Mick Taylor, Hyde Park and his first gig with The Rolling Stones
- Credit: PA
July 5, 1969 saw The Rolling Stones take to the stage for the first time in two years for a huge festival at Hyde Park. They had a new guitarist too. Welwyn Garden City’s Mick Taylor.
The 20-year-old had joined the band earlier that year to replace Brian Jones, and The Stones in the Park concert was planned to introduce him. But Jones passed away two days before the gig and it turned into a tribute.
Taylor and the Stones played in front of an estimated audience of 250,000 to 500,000 spectators in the capital, playing hits such as ‘Jumpin’ Jack Flash’, ‘Honky Tonk Woman’ and ‘Street Fighting Man’.
There was also an 18-minute rendition of ‘Sympathy for the Devil’ alongside African drummers, with the crowd clambering to get to a strutting Mick Jagger.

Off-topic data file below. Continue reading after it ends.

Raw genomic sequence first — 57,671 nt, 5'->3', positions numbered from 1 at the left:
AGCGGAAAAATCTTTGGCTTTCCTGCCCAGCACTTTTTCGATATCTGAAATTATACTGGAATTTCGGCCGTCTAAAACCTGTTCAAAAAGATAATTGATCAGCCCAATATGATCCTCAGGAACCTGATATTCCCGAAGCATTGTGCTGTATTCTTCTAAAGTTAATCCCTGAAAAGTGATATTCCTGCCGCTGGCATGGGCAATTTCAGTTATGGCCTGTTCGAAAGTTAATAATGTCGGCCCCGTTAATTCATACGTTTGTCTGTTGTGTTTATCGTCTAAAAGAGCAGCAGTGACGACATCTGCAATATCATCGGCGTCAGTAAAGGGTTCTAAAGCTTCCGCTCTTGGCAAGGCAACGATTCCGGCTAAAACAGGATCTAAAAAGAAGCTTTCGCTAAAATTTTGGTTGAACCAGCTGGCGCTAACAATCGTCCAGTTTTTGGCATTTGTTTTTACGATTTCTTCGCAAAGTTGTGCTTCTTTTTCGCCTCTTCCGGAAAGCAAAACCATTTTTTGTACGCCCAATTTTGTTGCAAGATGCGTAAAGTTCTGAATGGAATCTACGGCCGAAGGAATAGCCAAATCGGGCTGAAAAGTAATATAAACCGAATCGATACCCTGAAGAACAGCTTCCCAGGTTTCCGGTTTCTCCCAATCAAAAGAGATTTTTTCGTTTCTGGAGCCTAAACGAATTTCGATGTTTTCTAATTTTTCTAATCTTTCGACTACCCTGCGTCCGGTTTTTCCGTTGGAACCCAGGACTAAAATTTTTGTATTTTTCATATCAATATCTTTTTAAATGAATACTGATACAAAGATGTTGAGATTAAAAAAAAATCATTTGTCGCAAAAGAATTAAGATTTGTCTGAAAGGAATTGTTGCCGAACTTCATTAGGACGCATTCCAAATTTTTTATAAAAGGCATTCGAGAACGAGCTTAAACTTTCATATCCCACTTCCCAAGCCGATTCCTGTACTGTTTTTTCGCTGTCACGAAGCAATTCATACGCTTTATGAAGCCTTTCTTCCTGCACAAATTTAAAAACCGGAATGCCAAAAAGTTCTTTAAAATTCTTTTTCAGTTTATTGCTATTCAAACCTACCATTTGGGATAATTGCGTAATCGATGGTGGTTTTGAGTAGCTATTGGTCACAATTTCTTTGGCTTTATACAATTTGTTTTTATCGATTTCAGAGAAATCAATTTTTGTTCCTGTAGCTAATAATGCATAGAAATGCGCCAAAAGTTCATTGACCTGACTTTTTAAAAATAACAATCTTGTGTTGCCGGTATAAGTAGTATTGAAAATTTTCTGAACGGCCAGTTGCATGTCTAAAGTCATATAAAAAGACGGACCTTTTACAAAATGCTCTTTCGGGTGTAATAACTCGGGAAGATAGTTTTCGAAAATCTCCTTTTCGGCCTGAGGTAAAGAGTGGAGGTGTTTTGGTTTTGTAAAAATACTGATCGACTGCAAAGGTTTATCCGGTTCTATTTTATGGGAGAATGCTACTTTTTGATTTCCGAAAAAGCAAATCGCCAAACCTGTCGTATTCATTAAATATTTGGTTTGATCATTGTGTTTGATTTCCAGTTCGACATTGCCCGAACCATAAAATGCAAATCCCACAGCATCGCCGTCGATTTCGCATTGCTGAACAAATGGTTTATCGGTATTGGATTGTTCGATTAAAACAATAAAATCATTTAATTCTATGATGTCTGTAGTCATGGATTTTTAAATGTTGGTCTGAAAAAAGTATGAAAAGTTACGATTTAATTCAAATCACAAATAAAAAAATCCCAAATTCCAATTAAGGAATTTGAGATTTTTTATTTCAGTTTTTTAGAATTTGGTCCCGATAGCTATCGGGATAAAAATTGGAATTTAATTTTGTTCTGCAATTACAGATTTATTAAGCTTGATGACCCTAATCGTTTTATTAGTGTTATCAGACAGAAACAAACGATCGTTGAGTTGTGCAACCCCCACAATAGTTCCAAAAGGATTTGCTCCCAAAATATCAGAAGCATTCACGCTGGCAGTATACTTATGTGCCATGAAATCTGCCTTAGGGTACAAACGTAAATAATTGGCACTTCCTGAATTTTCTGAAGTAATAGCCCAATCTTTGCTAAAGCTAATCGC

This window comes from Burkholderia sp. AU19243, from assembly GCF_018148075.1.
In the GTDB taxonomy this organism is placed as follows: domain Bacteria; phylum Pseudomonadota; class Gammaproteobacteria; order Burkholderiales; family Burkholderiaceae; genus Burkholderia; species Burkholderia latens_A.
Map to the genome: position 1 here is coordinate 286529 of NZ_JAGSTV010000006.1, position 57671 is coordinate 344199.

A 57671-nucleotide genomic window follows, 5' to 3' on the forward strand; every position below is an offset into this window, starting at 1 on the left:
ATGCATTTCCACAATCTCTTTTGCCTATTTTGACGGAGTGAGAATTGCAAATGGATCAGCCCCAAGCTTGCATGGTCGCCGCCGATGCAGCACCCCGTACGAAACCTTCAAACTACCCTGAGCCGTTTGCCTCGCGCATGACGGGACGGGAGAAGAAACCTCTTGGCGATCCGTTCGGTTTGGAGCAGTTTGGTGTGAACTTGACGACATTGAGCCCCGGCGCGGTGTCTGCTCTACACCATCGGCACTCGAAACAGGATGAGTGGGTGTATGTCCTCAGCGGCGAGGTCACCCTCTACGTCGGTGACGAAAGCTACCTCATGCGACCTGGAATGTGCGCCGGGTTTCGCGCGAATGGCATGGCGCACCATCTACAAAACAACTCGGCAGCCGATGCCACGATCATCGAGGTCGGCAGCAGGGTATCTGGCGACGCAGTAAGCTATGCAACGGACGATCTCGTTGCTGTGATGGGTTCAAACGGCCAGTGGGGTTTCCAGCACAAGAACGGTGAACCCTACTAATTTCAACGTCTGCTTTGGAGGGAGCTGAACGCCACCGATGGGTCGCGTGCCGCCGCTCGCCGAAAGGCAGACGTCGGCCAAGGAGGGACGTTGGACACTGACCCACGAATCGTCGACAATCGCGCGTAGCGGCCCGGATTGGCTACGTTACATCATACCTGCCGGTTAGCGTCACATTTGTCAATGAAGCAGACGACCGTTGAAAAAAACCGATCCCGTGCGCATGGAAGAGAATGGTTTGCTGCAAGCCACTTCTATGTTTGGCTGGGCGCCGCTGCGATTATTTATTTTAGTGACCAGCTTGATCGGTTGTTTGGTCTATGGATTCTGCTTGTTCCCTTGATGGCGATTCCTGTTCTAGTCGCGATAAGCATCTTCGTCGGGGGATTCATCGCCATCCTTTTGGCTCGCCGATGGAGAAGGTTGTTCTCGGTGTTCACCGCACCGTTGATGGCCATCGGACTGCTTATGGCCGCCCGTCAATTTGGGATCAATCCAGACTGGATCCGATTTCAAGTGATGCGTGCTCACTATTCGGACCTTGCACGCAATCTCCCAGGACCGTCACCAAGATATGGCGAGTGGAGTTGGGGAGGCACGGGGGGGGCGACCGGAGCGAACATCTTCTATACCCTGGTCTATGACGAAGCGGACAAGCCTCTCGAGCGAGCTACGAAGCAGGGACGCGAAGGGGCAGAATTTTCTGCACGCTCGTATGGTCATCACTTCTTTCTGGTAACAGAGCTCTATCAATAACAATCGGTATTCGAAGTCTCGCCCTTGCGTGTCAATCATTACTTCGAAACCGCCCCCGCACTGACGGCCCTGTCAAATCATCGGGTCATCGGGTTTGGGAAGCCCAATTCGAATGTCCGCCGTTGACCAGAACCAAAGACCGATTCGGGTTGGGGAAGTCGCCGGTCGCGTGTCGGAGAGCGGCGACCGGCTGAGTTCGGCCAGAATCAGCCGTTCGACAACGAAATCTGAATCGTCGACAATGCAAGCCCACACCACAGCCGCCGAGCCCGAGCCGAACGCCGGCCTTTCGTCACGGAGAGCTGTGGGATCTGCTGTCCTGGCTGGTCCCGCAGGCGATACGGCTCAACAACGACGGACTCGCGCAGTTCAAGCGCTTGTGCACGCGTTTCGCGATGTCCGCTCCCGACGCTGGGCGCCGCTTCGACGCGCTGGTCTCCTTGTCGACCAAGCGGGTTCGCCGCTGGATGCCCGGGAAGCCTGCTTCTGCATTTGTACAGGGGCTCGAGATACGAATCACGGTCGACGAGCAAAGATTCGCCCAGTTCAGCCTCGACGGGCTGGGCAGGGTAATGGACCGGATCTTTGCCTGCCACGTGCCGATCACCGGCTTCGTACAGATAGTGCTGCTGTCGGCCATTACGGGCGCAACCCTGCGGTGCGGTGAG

Following the Hyde Park gig, Taylor would be part of the ‘Greatest Rock and Roll Band in the World’ for classic albums such as ‘Sticky Fingers’ and ‘Goats Head Soup’, as well as their magnum opus, ‘Exile on Main St.’.
After returning to the band in late 1973 following an operation, Taylor fell out with Keith Richards and then just over a year later in December 1974 he quit, informing Jagger of his decision at a party before walking out.